that ess in 'https'

Martin Atkins mart at
Wed Jun 28 18:19:33 UTC 2006

David Strauss wrote:
>>I think my favourite solution right now is to require relying parties to
>>support SSL and then use the existing "canonicalization through
>>redirection" feature of OpenID to solve this problem. The problem that
>>doesn't address is where an identity provider starts off on cleartext
>>and migrates to SSL, which admittedly I don't have a good answer to.
> I don't like the redirection system because it still makes an insecure
> hop. It would be more secure to try the https scheme first. I don't see
> why people are resistant to this. The only restriction is that you can't
> have different identities distinguished only by scheme.

It only requires that insecure "hop" if the user enters an HTTP URL into 
the relying party in the first place. If they enter an HTTPS URL, that 
won't be included. If someone manages to spoof the HTTP bit, all they've 
achieved is to create themselves a new identity since the two aren't 
considered equivilent under this proposal.

Perhaps a compromise between these two would be for *schemeless* partial 
URLs (If I enter rather than to be defined as trying HTTPS first and 
then HTTP, and whatever one succeeds is the canonical identity. They are 
not considered equivilent as far as "are these two identities the 
same?", but users don't have to concern themselves with entering the 
right scheme. If I log in as "" and the HTTPS 
connection works, the relying party remembers me as If I come back later and log in as 
"" (typing the scheme explicitly) as second 
identity is created. Likewise, if I come back later and log in with a 
schemeless URL but my HTTPS server is gone, a second identity is created.

This has the nice side-effect that we don't burden relying parties with 
the task of parsing/normalizing a URL. They can just shove the URL into 
their database and do string matching on it for future lookups; the 
identity is the same as long as it is character-for-character identical. 
This is how the relying party implementations I'm aware of currently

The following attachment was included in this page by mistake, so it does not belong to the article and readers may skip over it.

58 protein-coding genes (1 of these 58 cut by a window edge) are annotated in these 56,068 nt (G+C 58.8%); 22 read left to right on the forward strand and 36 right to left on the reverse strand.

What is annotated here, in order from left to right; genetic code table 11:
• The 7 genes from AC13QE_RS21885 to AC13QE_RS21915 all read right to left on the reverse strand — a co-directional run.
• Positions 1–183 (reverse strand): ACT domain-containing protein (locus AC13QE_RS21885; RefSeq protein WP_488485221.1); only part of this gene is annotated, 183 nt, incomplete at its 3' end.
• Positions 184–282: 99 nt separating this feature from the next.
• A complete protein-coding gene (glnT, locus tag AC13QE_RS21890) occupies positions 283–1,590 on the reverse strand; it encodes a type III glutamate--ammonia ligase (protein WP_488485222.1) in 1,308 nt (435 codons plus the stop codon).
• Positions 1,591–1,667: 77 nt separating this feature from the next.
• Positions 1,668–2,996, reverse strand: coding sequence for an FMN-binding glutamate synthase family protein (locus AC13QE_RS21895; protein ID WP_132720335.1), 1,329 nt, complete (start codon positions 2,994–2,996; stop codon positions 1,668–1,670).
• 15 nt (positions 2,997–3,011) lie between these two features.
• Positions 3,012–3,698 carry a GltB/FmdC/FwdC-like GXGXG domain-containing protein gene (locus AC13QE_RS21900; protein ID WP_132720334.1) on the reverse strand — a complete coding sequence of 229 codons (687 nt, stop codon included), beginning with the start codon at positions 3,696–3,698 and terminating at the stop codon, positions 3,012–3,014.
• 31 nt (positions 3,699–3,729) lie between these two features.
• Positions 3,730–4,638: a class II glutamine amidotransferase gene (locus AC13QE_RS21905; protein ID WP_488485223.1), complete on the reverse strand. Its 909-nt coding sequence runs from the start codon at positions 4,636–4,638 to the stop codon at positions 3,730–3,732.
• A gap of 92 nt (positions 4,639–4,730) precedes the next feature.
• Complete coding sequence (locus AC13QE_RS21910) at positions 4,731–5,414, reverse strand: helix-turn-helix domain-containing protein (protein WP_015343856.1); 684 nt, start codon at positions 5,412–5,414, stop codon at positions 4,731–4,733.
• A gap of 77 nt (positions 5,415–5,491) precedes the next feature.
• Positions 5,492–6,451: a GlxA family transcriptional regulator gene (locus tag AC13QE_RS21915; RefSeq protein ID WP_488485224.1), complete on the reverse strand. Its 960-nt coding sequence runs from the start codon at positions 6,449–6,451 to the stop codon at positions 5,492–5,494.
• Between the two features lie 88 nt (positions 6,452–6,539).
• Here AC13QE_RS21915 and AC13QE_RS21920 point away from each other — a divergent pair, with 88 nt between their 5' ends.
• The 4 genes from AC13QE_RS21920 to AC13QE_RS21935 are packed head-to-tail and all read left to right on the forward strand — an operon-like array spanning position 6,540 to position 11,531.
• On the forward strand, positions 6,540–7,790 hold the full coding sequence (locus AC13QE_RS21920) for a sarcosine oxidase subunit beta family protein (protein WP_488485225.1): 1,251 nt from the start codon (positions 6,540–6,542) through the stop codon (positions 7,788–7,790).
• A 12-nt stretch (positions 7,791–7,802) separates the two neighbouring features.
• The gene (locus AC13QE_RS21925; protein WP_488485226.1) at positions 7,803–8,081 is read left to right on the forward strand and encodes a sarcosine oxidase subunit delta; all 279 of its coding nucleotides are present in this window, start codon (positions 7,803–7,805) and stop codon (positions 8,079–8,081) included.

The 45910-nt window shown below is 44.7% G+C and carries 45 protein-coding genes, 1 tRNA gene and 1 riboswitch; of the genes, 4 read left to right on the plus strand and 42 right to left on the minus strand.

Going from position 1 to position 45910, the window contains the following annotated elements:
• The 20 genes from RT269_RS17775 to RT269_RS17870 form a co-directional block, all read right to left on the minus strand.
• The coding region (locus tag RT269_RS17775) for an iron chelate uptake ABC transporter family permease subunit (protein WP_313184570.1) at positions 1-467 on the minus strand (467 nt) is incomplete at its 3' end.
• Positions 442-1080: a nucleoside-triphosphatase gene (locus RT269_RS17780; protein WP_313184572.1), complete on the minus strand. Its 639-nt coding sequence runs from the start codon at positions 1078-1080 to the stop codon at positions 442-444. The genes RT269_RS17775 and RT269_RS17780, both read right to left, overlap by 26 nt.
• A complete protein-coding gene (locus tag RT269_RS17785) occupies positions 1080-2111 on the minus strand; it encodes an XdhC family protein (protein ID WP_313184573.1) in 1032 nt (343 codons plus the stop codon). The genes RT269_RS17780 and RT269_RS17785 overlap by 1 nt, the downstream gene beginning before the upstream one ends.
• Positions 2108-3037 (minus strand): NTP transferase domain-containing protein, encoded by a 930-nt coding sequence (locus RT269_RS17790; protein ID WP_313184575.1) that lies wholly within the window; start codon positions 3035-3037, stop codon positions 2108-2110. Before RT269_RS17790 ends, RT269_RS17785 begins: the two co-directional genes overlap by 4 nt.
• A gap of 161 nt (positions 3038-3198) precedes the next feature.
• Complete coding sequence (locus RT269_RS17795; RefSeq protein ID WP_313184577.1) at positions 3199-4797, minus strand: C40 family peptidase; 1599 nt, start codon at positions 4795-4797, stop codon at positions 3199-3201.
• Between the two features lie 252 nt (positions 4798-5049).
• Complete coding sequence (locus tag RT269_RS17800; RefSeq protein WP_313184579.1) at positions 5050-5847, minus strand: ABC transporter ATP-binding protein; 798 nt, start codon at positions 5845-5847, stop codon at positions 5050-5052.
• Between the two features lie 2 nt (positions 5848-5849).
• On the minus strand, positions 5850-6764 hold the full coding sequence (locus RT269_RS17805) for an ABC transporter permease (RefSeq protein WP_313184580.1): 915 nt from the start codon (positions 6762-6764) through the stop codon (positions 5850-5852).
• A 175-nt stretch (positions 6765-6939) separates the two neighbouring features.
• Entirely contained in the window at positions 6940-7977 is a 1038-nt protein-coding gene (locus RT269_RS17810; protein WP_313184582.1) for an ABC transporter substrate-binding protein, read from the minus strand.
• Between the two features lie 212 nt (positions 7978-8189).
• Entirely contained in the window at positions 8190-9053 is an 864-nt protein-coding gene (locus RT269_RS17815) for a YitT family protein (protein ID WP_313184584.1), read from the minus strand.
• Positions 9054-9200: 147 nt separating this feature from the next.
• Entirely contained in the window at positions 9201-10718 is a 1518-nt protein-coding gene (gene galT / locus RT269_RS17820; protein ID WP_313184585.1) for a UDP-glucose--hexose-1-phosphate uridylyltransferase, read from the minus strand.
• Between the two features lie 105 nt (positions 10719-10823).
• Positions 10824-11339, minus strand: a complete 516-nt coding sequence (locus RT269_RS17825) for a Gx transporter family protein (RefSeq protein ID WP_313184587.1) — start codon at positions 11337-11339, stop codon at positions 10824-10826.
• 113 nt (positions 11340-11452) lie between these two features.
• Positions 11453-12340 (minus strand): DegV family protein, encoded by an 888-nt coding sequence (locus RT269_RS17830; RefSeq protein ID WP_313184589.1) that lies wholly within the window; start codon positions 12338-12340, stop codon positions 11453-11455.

treat identity URLs. I don't think it's too taxing to expect a user to 
enter their URL in the same form each time.

On the other hand, setting up an SSL connection has a lot more overhead 
than setting up a plain TCP connection, and sites may object to having 
hundreds of relying parties requesting non-existant paths from their SSL 
sites even though they don't provide identities over SSL. LiveJournal, 
for example, would have to serve a useless a request on its payment 
server every time a LiveJournal user logs in somewhere.

>>However, technically the difference between <> and
>><> is the same as the difference between
>><> and <>
>>as far as the HTTP protocol is concerned, so if we allow one why do we
>>not allow both?
> It's not the same. It's a different protocol level. SSL is a layer that
> optionally runs beneath HTTP. It's the fact that we specify the protocol
> in the URL that the HTTP request goes over that's weird (for an
> addressing scheme).

If you take the SSL layer out then what you're left with is an HTTP 
server running on a different port, and HTTP considers and to be two distinct 
URLs. You correctly state that SSL is just the transport on which we 
layer HTTP, but the two are distinct even if "https:" just means "use 
port 443" instead. It's a shame no-one implemented RFC2817, since then 
the two would be the same as far as HTTP is concerned.

On the other hand, the difference between IPv4 and IPv6 (which you 
mentioned in a portion of your message that I snipped) does not cause 
any ripples at the HTTP level, since it is defined that implementations 
should try to resolve an AAAA record and then fall back on an A record 
if one isn't found, meaning that the URLs are considered equivilent at 
the HTTP level.

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